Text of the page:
Pianist Jason Lindner unveiled his raw, genre-stretching Jlectrik ensemble to an enthusiastic, packed room in the Old Office. Fueled by Jonathan Blake’s slamming backbeats and hip James Brown-inspired time displacement on the kit, Lindner’s provocative electric ensemble was anchored by the heavy groove-oriented lines of the versatile but criminally underrecognized electric bassist Reggie Washington (a stalwart for years with Steve Coleman’s metrically challenging Five Elements band). Blake and Washington provided a loose-tight interlocking rhythm feel that recalled Herbie Hancock’s Headhunters on the classic Thrust. Playing a heavily effected Fender Rhodes electric piano, Lindner created spiky sounds on top of the groove alongside the stinging electric guitar work of Oz Noy and the wah-wah inflected trumpet playing of Avishai Cohen. This debut of Jlectric was one of the big surprises at this NYC Winter Jazzfest. With the talented composer-arranger Lindner shaping the playing field for this subversive crew of electric improvisers, Jlectric could emerge as a potent force on the progressive fusion scene.

In the Mainspace, John Medeski turned in a riveting solo-piano set that was alternately informed by the spirits of James Booker, Thelonious Monk, Cecil Taylor, Meade Lux Lewis and Frederic Chopin. Opening with a rollicking two-fisted nod to the New Orleans school of piano playing, as personified by Booker and Professor Longhair, Medeski segued organically from barrelhouse boogie into a volcanic burst of turbulent, Cecilesque free playing. Out of that dense rumber, he nimbly shifted into Monk’s “Evidence” and followed with further abstraction on “Where’s Sly?” from Medeski, Martin & Wood’s groundbreaking 1993 recording, “It’s a Jungle in Here”. A pleasant surprise during Medeski’s stylistically diverse set was his relaxed, swinging interpretation of Harold Arlen’s “From Out of This World.” He closed on an upbeat note by taking it to church with gospel-drenched flourishes, putting the capper on a dynamic solo set.

Vijay Iyer and alto sax firebrand Rudresh Mahanthappa showcased their remarkable chemistry in the Mainspace with Raw Materials, an ongoing duo that they’ve been developing for the past 10 years. The two kindred spirits were joined during their set by Iyer’s frequent collaborator poet Mike Ladd, accompanied by cellist Okkyung Lee, re-creating material from their provocative performance piece “Still Life With Commentator.”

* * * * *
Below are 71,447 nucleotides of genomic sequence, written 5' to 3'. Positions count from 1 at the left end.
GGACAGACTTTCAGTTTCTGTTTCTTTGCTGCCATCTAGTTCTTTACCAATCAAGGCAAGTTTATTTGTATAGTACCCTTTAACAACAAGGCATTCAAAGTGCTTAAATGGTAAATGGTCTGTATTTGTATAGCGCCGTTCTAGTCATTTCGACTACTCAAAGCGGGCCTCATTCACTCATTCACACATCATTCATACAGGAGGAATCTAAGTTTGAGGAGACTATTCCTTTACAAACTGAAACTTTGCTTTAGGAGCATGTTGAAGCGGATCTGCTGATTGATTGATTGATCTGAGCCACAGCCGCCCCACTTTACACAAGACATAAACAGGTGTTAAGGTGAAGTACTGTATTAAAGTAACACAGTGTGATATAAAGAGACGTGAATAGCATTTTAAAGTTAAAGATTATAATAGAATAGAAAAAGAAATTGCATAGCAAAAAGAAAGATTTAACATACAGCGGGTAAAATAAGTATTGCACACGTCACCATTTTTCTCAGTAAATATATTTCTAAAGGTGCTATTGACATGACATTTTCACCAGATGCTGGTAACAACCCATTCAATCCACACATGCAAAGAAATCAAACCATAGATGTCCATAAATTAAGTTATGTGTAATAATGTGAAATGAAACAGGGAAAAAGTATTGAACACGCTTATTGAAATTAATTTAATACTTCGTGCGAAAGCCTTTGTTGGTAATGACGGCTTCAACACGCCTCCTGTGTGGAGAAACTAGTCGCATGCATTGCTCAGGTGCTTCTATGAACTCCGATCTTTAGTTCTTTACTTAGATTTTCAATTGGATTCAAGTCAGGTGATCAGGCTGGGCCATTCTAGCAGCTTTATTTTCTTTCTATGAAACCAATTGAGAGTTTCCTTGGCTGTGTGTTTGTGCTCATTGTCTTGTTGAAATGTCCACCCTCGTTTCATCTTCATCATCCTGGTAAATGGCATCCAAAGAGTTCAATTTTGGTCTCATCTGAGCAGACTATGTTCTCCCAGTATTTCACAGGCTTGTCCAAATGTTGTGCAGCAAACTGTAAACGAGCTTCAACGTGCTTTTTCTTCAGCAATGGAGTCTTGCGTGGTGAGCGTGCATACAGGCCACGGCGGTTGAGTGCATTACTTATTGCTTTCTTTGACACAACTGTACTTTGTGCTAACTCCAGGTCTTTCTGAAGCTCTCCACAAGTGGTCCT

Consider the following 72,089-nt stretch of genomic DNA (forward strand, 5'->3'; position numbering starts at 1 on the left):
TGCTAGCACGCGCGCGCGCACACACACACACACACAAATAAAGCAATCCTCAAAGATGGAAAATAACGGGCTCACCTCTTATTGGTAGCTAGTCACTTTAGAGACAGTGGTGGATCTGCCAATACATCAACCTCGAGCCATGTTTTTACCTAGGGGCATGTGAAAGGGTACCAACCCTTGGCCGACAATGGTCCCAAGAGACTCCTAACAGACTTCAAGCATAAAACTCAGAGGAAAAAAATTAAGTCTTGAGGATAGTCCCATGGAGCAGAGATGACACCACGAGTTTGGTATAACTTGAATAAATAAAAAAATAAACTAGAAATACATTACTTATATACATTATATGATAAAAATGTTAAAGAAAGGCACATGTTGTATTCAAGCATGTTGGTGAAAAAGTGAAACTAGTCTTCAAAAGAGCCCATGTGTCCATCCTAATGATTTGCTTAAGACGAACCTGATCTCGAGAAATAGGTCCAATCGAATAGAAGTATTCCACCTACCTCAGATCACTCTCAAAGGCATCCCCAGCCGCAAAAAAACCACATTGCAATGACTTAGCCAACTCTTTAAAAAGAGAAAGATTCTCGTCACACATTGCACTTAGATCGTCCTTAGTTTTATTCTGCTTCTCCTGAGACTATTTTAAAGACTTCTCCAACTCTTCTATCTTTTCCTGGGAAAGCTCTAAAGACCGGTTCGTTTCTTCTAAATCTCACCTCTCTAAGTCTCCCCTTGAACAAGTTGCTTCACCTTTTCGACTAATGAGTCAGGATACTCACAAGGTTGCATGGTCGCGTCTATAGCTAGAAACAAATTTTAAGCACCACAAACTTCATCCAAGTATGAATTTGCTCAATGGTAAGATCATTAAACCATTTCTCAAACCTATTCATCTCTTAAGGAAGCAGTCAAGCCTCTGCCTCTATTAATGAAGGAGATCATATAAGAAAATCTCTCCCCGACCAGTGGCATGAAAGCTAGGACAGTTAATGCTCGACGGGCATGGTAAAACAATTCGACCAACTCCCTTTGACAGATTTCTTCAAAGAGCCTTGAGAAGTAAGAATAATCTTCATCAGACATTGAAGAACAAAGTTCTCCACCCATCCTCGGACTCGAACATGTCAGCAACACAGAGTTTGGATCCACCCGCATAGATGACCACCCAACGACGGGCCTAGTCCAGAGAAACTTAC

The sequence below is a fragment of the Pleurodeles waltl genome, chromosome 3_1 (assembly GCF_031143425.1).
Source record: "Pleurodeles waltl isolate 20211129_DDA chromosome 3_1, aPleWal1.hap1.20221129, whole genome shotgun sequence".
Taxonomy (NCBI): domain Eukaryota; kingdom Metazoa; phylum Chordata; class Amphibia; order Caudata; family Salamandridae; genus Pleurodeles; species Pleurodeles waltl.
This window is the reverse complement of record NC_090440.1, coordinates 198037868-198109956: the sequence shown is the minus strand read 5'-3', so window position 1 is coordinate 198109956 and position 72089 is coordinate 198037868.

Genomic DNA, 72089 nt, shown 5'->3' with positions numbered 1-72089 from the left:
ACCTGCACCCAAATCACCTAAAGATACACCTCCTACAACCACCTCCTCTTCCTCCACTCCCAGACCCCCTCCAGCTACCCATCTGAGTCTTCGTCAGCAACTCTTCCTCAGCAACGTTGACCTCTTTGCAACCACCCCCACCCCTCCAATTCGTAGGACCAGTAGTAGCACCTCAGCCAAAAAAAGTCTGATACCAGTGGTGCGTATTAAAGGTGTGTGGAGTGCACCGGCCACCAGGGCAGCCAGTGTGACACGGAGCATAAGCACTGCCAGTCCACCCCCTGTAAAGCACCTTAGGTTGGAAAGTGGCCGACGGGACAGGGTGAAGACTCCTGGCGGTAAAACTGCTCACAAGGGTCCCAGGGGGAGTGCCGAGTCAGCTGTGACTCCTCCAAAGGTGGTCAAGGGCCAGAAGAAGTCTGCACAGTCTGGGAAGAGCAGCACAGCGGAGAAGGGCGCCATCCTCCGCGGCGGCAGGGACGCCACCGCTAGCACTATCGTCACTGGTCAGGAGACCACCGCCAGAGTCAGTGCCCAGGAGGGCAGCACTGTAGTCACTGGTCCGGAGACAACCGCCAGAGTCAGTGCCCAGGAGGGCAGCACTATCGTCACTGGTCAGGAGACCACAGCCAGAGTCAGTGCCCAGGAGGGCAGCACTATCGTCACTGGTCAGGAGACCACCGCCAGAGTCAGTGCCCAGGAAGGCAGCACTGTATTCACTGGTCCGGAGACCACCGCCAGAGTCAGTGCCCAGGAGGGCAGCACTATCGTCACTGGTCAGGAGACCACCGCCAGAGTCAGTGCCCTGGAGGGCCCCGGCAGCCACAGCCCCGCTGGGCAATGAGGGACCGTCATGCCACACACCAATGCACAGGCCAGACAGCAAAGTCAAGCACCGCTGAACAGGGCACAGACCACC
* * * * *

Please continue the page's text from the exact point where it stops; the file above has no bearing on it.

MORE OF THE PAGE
Other notable sets during this well-paced evening of music were pianist Robert Glasper with his regular trio of bassist Vicente Archer and drummer Damion Reid, guitarist Rez Abbasi with his potent Indian-flavored Snake Charmer group (which also featured Mahanthappa on alto sax, Marc Mommaas on tenor sax, Ben Stivers on organ and Elliot Humberto Kavee on drums) and Dafnis Prieto with his Absolute Quintet, featuring Yosvany Terry on saxophones and chekere, Christian Howes on violin, Dana Leong on cello, Jason Lindner on organ and keyboards and Cuban native Prieto on drums.

Bassist-singer-provocateur Meshell Ndegeocello brought the Knit marathon to a rousing climax, playing into the wee hours with her Miles-inspired funk-fusion outfit, Spirit Music Jamia, which featured J.D. Allen’s robust tenor sax work alongside Oliver Lake’s alto sax, Brandon Ross’s guitar, Michael Cain’s keyboards, Mark Kelly’s bass and the two-drum tandem of Terreon Gully and Damion Reid. While initially signed as a pop artist to Madonna’s label, Maverick, Ndegeocello has emerged as a first-rate improviser with one foot solidly in the jazz camp. It will be interesting to see if she continues to develop along this more adventurous instrumental path or if this is just a temporary detour in her career. Stay tuned.

Originally Published